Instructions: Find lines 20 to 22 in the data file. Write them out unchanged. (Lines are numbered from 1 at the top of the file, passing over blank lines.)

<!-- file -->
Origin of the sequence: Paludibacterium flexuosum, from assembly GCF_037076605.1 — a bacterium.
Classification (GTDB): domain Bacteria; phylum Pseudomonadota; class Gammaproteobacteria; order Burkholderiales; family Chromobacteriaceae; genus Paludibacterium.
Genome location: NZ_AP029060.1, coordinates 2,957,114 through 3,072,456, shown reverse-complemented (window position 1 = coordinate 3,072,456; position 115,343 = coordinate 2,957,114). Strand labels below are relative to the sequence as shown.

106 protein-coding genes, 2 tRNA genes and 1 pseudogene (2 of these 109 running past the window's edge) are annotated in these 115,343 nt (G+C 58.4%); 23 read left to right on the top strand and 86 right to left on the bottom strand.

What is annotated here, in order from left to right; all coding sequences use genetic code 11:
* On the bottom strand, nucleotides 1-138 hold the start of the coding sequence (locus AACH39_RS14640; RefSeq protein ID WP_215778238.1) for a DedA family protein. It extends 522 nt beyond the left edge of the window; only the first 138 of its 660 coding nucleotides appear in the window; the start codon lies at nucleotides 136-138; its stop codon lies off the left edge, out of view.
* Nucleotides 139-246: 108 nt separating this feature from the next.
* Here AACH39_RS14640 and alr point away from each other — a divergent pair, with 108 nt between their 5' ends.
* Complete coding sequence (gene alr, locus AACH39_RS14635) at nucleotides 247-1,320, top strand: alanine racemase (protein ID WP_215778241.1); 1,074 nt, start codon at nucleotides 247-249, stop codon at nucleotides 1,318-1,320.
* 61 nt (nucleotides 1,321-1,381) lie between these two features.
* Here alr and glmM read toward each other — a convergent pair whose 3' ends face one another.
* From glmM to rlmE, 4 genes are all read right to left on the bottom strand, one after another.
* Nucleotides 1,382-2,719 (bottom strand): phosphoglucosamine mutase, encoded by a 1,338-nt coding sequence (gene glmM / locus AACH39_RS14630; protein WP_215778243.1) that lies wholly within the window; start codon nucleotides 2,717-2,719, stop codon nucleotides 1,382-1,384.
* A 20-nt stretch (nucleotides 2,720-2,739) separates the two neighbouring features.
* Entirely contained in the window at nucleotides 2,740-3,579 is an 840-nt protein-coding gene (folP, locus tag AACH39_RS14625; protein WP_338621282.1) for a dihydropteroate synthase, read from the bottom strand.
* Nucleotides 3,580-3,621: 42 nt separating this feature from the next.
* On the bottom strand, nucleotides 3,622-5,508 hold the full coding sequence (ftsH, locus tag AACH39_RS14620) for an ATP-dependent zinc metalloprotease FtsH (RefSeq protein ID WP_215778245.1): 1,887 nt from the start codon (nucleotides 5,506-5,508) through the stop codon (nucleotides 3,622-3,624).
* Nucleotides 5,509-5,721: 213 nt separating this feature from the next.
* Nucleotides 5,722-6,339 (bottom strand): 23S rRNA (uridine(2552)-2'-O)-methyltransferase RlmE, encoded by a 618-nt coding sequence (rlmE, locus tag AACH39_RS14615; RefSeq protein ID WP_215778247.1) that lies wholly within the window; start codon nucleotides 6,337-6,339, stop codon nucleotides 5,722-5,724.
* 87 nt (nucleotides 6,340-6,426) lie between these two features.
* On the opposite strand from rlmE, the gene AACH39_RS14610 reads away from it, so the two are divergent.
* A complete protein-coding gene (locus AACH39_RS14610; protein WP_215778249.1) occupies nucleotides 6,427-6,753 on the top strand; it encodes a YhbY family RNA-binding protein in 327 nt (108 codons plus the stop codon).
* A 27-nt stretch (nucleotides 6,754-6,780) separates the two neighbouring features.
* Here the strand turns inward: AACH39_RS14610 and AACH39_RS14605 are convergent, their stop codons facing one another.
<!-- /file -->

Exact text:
* 87 nt (nucleotides 6,340-6,426) lie between these two features.
* On the opposite strand from rlmE, the gene AACH39_RS14610 reads away from it, so the two are divergent.
* A complete protein-coding gene (locus AACH39_RS14610; protein WP_215778249.1) occupies nucleotides 6,427-6,753 on the top strand; it encodes a YhbY family RNA-binding protein in 327 nt (108 codons plus the stop codon).